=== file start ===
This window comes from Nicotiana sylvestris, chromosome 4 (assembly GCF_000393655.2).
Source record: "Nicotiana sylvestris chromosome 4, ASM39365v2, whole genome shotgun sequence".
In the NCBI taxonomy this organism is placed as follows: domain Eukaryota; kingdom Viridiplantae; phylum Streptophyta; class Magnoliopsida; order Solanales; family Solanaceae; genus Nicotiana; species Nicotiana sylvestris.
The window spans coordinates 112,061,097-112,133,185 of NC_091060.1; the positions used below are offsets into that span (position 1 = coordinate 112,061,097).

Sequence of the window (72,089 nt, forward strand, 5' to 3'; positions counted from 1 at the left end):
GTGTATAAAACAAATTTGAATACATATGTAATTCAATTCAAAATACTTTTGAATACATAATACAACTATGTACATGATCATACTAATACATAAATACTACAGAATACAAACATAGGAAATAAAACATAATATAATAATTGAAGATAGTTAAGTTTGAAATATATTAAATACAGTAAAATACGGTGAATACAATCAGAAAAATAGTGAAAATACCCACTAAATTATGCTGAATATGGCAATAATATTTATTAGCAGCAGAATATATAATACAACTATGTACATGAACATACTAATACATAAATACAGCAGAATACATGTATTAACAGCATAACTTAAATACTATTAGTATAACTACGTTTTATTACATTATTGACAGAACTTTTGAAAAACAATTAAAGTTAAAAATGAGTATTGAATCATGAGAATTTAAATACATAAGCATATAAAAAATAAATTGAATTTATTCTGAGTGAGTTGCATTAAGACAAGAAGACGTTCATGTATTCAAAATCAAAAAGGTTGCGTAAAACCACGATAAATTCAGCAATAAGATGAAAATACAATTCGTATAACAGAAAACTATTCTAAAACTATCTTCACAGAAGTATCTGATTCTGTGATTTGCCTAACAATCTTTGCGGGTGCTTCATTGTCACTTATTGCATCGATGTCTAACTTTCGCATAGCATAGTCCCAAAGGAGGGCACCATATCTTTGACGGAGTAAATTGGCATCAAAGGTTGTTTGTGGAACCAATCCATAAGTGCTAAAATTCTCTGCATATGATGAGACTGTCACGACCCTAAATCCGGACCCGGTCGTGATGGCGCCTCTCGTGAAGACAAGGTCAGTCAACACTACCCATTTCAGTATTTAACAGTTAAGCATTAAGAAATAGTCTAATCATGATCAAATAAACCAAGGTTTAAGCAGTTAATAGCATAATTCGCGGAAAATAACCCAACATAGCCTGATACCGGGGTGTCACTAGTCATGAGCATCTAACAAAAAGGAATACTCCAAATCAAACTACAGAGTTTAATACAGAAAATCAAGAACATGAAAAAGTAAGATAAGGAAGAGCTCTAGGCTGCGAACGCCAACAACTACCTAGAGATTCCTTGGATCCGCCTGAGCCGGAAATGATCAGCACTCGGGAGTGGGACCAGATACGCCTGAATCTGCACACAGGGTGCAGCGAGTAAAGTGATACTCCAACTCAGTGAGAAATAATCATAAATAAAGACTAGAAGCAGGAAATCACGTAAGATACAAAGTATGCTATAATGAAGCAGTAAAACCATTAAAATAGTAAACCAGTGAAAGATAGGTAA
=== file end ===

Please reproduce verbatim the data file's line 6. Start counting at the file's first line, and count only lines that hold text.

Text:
GTGTATAAAACAAATTTGAATACATATGTAATTCAATTCAAAATACTTTTGAATACATAATACAACTATGTACATGATCATACTAATACATAAATACTACAGAATACAAACATAGGAAATAAAACATAATATAATAATTGAAGATAGTTAAGTTTGAAATATATTAAATACAGTAAAATACGGTGAATACAATCAGAAAAATAGTGAAAATACCCACTAAATTATGCTGAATATGGCAATAATATTTATTAGCAGCAGAATATATAATACAACTATGTACATGAACATACTAATACATAAATACAGCAGAATACATGTATTAACAGCATAACTTAAATACTATTAGTATAACTACGTTTTATTACATTATTGACAGAACTTTTGAAAAACAATTAAAGTTAAAAATGAGTATTGAATCATGAGAATTTAAATACATAAGCATATAAAAAATAAATTGAATTTATTCTGAGTGAGTTGCATTAAGACAAGAAGACGTTCATGTATTCAAAATCAAAAAGGTTGCGTAAAACCACGATAAATTCAGCAATAAGATGAAAATACAATTCGTATAACAGAAAACTATTCTAAAACTATCTTCACAGAAGTATCTGATTCTGTGATTTGCCTAACAATCTTTGCGGGTGCTTCATTGTCACTTATTGCATCGATGTCTAACTTTCGCATAGCATAGTCCCAAAGGAGGGCACCATATCTTTGACGGAGTAAATTGGCATCAAAGGTTGTTTGTGGAACCAATCCATAAGTGCTAAAATTCTCTGCATATGATGAGACTGTCACGACCCTAAATCCGGACCCGGTCGTGATGGCGCCTCTCGTGAAGACAAGGTCAGTCAACACTACCCATTTCAGTATTTAACAGTTAAGCATTAAGAAATAGTCTAATCATGATCAAATAAACCAAGGTTTAAGCAGTTAATAGCATAATTCGCGGAAAATAACCCAACATAGCCTGATACCGGGGTGTCACTAGTCATGAGCATCTAACAAAAAGGAATACTCCAAATCAAACTACAGAGTTTAATACAGAAAATCAAGAACATGAAAAAGTAAGATAAGGAAGAGCTCTAGGCTGCGAACGCCAACAACTACCTAGAGATTCCTTGGATCCGCCTGAGCCGGAAATGATCAGCACTCGGGAGTGGGACCAGATACGCCTGAATCTGCACACAGGGTGCAGCGAGTAAAGTGATACTCCAACTCAGTGAGAAATAATCATAAATAAAGACTAGAAGCAGGAAATCACGTAAGATACAAAGTATGCTATAATGAAGCAGTAAAACCATTAAAATAGTAAACCAGTGAAAGATAGGTAA